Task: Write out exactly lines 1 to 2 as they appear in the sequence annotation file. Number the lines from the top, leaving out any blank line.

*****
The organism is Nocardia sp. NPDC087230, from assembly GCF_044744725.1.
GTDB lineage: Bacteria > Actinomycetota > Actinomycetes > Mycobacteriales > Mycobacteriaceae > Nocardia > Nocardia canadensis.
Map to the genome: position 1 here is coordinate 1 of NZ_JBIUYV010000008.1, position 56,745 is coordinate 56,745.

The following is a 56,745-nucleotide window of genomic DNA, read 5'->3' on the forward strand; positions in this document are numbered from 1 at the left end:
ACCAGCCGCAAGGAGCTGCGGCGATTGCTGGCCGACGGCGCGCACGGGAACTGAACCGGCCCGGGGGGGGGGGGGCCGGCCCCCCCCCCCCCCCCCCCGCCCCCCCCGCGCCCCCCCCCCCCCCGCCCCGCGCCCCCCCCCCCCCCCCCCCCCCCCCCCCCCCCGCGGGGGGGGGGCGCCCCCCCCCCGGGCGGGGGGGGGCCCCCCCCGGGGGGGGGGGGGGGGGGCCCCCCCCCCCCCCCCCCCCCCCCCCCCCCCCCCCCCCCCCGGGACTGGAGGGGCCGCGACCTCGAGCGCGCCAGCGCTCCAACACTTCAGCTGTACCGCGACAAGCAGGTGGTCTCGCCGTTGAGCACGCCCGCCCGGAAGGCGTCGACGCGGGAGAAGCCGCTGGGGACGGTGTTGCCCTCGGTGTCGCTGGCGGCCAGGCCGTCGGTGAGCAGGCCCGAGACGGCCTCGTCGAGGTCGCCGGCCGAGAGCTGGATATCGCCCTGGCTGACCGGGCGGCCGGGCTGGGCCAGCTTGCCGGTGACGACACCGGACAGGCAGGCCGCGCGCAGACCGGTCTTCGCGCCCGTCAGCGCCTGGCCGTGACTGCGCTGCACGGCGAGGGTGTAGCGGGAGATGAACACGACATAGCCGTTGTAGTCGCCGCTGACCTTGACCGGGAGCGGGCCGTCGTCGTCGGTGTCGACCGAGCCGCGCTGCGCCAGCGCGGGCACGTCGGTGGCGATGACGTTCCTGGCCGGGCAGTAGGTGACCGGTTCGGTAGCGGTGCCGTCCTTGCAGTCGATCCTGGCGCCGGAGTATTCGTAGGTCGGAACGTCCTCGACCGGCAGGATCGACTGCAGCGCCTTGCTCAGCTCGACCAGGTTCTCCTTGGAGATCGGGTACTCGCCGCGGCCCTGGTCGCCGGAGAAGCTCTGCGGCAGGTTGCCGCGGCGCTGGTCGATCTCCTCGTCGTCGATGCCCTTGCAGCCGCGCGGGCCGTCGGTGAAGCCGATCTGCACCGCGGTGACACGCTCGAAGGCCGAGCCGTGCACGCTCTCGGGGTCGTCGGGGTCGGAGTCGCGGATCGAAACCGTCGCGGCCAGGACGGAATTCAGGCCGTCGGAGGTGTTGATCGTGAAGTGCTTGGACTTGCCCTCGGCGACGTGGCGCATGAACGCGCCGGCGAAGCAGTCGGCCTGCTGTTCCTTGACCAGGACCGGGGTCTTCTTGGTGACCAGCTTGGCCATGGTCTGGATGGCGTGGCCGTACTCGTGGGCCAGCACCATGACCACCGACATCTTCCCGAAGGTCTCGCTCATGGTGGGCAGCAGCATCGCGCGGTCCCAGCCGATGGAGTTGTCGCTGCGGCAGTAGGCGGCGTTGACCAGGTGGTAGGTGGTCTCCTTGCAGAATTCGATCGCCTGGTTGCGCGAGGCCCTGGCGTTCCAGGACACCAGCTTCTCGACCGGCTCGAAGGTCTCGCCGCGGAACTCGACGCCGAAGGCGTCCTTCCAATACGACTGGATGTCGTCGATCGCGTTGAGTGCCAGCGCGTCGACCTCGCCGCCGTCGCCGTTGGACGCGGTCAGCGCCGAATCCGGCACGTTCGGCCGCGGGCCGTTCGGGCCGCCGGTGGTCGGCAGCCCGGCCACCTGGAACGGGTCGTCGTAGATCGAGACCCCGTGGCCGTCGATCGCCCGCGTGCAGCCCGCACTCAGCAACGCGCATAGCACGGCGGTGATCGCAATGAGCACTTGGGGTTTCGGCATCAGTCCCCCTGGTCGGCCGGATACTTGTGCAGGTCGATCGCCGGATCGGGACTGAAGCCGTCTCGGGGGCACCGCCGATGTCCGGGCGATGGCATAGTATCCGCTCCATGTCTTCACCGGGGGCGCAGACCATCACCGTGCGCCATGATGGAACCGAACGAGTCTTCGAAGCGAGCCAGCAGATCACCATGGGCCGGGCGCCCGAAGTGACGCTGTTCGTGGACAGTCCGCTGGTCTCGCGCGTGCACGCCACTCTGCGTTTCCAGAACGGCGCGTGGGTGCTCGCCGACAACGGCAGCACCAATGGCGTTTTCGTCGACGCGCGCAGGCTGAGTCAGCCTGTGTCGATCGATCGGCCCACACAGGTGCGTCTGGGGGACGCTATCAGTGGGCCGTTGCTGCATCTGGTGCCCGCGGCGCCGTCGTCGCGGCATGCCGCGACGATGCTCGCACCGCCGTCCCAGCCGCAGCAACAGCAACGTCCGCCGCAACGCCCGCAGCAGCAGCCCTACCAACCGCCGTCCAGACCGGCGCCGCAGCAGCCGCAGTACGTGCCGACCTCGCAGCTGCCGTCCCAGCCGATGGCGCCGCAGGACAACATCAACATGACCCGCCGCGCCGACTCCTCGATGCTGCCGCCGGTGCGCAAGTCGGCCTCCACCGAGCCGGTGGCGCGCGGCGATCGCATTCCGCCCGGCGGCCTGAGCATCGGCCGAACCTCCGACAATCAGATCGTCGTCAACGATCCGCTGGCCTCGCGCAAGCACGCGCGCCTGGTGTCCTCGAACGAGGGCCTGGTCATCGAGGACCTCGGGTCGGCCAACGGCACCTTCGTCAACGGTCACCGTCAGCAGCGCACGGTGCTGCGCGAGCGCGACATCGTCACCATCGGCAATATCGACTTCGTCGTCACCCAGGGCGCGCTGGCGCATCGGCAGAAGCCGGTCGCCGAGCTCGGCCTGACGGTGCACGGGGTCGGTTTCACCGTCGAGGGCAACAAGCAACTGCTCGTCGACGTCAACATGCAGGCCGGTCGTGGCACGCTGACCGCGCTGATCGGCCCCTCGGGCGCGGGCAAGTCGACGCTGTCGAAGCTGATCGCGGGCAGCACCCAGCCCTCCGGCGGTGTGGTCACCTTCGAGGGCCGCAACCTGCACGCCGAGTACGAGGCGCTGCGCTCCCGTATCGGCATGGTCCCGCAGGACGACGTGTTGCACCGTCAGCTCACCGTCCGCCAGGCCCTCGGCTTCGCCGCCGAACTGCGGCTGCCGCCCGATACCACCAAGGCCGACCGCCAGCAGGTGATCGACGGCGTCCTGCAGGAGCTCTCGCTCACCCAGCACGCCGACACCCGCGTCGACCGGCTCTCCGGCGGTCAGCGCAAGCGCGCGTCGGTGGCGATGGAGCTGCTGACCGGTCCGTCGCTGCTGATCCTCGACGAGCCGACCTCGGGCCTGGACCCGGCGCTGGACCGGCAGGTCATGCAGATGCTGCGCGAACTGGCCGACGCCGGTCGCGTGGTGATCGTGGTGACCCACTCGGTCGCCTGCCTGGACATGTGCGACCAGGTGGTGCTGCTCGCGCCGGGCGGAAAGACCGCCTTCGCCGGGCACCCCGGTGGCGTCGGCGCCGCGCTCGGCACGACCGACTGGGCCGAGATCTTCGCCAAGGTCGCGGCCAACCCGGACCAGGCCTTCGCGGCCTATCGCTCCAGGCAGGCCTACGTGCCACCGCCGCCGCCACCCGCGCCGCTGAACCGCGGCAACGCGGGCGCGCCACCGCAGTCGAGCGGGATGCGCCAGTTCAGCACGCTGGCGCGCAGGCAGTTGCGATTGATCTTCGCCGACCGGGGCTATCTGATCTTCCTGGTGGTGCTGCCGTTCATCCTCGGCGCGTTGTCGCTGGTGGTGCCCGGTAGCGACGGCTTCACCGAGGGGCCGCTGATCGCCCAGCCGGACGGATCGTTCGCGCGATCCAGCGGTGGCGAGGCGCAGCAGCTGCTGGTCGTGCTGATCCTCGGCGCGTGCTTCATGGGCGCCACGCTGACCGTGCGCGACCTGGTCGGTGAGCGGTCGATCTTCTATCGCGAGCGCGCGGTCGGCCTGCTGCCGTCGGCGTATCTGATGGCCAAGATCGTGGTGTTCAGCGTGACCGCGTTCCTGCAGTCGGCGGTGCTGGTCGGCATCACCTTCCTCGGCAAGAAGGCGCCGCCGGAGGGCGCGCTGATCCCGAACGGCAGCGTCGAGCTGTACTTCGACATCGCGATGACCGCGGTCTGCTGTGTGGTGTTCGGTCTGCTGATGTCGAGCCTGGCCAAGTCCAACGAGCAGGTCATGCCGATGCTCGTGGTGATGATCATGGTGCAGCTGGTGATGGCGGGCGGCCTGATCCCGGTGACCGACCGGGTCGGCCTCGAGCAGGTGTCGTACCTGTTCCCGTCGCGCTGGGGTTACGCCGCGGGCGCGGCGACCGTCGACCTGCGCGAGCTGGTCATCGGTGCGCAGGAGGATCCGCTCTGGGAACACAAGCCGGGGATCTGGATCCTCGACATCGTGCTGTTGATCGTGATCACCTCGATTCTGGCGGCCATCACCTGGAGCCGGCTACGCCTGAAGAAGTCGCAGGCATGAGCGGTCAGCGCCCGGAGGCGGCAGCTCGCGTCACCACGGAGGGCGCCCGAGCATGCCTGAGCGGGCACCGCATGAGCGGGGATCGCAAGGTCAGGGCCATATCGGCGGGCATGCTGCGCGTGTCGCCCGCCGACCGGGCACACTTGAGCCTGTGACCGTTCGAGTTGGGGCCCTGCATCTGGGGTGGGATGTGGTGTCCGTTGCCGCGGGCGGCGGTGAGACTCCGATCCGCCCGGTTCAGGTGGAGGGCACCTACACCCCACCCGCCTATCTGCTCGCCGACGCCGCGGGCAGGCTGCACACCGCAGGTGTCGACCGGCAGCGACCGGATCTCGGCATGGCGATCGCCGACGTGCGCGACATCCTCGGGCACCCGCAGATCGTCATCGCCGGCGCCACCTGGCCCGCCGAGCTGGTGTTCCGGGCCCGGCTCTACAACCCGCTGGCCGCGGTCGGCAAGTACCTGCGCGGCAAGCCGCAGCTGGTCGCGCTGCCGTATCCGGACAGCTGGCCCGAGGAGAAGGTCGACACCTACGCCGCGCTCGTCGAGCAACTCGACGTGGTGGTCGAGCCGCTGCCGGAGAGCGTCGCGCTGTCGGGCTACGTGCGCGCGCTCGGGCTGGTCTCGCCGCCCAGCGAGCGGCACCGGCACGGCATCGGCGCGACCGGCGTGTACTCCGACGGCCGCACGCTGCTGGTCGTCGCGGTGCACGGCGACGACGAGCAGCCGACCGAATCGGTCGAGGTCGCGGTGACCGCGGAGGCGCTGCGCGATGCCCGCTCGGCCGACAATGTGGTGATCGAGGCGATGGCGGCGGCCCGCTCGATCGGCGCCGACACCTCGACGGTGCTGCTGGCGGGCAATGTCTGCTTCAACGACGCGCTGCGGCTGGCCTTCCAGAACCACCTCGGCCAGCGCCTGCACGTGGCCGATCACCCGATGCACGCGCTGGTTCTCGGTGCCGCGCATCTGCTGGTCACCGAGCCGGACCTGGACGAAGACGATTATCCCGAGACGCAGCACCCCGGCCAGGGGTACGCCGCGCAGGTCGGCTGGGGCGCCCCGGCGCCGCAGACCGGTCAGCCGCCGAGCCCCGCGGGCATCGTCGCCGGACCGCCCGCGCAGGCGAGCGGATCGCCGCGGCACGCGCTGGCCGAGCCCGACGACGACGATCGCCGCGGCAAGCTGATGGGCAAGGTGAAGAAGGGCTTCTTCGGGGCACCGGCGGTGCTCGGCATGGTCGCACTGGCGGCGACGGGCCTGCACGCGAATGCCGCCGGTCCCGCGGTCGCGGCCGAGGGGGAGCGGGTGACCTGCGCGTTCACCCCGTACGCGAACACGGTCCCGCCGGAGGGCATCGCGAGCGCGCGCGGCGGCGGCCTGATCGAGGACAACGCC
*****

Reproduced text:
The organism is Nocardia sp. NPDC087230, from assembly GCF_044744725.1.
GTDB lineage: Bacteria > Actinomycetota > Actinomycetes > Mycobacteriales > Mycobacteriaceae > Nocardia > Nocardia canadensis.